To Julia, the pressure is worth it. “Writers like Carla Ching are people worth knowing and sharing,” Julia explains.
The Two Kids the Blow Shit Up tells the story of Max and Diana, two people brought together because of circumstances outside of their control and who can’t help but become, and stay, a part of each other’s lives.
“We jump around time from scene to scene. So they’re start at 38 as hardened bitter adults, and then we jump to when they are nine and they first meet as children, and so on and so forth,” Julia explains, “Seeing these scenes out of order but then being able to piece things together but then picking up clues from the previous scene and applying it to the next, I think there’s something really fun about that theatrically.”
To Julia and her colleagues, bringing these stories to the stage is their way of contributing to the growing conversation of representation in entertainment by showing that Asian American characters can be real human beings, and by adding to the canon of Asian American stories and characters. “There wasn’t a play like this when I was in college doing scene study classes,” Julia recalls. It’s her hope that by ushering this work into the world “young Asian American people can choose a scene from Two Kids the Blow Shit Up to perform in class that speaks to the in a truthful way and they don’t have to go to the default white playwrights.”
Staged Theater holds a special place in Julia’s heart, and she’s passionate to bring the art form to more and more people. We asked her to make a case for theater for entertainment. “It’s a big argument, especially in LA, which is a city that is so focused on TV and film,” Julia sighs, “but when it’s done well and done right, there’s something really magical about theater.”
Julia explains that the live nature of theater is really what sets it apart from anything else. “It’s all happening in front of you and it really depends on the actors, the design elements supporting their performances, and also there is some investment on the audience members’ part, they need to be in on it with us so it’s not as removed,” she explains, “we’re all in the same room breathing the same air together and there’s a certain level of trust and commitment that needs to be in every single one of us, performers and audience alike, to make this thing happen and I don’t think there’s anything like that you can recreate on film or screen.”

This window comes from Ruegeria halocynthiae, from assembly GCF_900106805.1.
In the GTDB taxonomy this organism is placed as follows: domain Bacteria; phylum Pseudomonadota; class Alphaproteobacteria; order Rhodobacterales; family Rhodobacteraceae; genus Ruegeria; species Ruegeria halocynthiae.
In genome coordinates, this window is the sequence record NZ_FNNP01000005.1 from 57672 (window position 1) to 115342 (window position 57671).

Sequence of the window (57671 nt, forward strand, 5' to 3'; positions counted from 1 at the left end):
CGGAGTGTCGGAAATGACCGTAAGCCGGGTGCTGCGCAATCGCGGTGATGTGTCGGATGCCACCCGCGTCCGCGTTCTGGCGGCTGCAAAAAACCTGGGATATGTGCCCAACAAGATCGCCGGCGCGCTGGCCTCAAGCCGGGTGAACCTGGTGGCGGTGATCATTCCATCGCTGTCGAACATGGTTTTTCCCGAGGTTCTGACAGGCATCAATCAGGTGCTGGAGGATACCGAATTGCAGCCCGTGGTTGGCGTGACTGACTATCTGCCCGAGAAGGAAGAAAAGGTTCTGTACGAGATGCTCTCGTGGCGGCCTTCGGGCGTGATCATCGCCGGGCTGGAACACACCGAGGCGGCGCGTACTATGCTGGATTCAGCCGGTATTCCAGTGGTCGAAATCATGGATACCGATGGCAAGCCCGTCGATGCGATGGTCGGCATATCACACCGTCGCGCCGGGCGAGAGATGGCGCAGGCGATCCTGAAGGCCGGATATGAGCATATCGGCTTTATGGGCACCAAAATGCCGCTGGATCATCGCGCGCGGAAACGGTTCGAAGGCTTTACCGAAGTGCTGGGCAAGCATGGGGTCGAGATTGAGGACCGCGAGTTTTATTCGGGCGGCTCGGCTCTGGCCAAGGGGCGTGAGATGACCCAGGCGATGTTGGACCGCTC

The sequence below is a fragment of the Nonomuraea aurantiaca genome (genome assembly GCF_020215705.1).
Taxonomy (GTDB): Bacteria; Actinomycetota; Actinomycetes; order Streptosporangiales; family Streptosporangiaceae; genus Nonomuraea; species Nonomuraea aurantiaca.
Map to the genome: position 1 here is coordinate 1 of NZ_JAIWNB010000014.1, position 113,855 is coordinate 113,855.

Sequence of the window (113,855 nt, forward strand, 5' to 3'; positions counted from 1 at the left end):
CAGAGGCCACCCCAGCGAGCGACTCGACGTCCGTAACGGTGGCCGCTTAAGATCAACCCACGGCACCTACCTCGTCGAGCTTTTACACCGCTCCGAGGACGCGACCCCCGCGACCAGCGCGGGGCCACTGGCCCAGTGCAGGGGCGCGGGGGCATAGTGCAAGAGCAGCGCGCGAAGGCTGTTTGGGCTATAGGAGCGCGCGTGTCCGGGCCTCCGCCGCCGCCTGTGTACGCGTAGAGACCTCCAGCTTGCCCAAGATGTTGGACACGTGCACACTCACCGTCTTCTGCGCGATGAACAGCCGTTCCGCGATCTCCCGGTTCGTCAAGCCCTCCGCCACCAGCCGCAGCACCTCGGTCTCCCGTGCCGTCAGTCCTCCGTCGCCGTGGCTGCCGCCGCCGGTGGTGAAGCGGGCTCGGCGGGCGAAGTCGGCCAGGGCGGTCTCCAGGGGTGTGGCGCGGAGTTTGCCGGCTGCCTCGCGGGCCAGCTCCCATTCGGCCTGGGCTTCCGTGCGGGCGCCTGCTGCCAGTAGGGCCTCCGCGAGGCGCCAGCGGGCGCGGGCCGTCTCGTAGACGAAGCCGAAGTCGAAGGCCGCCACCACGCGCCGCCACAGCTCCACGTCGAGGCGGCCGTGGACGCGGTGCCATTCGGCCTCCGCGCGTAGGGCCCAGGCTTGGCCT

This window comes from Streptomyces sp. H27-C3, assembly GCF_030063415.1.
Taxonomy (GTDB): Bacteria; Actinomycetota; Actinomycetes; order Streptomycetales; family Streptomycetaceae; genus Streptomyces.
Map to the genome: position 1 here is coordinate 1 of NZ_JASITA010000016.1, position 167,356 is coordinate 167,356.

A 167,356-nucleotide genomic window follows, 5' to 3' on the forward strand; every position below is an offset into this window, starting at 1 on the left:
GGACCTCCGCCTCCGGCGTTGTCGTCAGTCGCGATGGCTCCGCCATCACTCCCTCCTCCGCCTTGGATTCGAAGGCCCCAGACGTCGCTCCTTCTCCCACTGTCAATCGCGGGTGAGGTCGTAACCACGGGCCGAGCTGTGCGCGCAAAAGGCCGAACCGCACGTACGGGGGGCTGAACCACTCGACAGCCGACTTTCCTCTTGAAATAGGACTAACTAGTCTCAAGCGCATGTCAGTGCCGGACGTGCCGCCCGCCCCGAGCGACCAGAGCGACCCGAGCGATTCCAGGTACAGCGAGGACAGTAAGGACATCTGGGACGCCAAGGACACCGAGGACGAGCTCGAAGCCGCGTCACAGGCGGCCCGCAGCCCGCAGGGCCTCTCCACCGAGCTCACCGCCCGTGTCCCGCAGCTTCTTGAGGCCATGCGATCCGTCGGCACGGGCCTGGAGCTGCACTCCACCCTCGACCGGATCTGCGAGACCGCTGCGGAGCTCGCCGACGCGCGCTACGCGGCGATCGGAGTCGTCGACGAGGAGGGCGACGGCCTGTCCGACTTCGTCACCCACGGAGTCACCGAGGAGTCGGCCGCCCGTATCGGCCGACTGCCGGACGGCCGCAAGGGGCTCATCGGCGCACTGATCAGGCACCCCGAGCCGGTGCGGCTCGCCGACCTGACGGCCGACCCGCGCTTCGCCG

In addition to their annual main stage productions, and despite being a small team with limited resources, Artists at Play have also started to expand their footprint in the community. These programs include their “Spring Readings,” where they develop and showcase new works by Asian American writers (and which The Two Kids that Blow Shit Up was actually a part of prior to going into production), and their “Summer Salon,” where they take a well known play and cast it with veteran Asian American actors to show not only that such castings can be done, but also that these actors are perfectly capable of carrying the works. The latest salon featured John Cho in Donald Margulies’ Dining with Friends, actually pre-empting the summer’s popular hashtag movement, “we literally starred John Cho,” She laughs.
The success of these programs invigorate Julia, and she is optimistic about the future of Asian American Theater.
“Theater is a little behind I think, there’s a lot of talk with film right now in terms of furthering more representation of Asians and Asian Americans and I’m excited to see all these conversations happening, and I think that will eventually lead to actual tangible changes [that] I’m hoping that will trickle down to theater as well,” she explains, and she’s confident that Artists at Play can play a big part of that. “Look at all these diverse stories, if there’s just one idea you have about Asian American Theater, there’s so much more than that,” she concludes, “we hope that we can provide some new perspectives.”
“The Two Kids that Blow Shit Up” is moving into its 2nd week and final week of production at the Lounge Theater in Sunset (Address: 6201 Santa Monica Blvd, Los Angeles, CA 90038), and tickets are currently available for purchase.